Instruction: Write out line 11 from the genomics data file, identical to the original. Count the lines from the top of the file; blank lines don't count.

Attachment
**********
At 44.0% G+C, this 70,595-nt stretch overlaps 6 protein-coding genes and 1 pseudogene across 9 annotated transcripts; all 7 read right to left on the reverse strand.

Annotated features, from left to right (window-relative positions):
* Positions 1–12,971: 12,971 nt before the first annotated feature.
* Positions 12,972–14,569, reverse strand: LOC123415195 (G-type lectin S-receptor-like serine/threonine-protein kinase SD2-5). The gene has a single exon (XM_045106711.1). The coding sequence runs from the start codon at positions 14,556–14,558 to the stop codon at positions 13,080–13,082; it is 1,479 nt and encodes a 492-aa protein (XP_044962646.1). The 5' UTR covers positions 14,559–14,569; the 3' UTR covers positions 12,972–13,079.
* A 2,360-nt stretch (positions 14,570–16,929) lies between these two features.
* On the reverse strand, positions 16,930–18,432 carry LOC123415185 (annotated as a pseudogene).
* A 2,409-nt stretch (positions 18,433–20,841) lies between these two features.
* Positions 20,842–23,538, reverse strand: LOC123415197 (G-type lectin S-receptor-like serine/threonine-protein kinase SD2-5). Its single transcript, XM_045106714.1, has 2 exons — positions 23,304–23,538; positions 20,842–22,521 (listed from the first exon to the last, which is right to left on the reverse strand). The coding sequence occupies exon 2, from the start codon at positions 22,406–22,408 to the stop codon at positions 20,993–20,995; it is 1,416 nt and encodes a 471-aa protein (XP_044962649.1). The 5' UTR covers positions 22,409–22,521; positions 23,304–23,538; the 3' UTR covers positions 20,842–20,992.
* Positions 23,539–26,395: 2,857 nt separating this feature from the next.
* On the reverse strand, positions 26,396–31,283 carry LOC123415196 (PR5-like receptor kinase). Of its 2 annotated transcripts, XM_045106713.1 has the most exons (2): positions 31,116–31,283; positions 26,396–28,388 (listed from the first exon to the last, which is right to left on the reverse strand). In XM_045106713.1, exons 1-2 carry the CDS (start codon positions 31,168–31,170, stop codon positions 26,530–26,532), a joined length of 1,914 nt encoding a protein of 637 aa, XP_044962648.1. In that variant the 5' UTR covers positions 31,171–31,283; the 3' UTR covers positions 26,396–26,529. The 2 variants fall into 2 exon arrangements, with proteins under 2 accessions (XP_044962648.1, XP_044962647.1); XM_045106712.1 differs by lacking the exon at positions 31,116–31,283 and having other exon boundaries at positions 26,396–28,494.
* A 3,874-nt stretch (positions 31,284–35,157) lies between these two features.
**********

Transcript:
* A 3,874-nt stretch (positions 31,284–35,157) lies between these two features.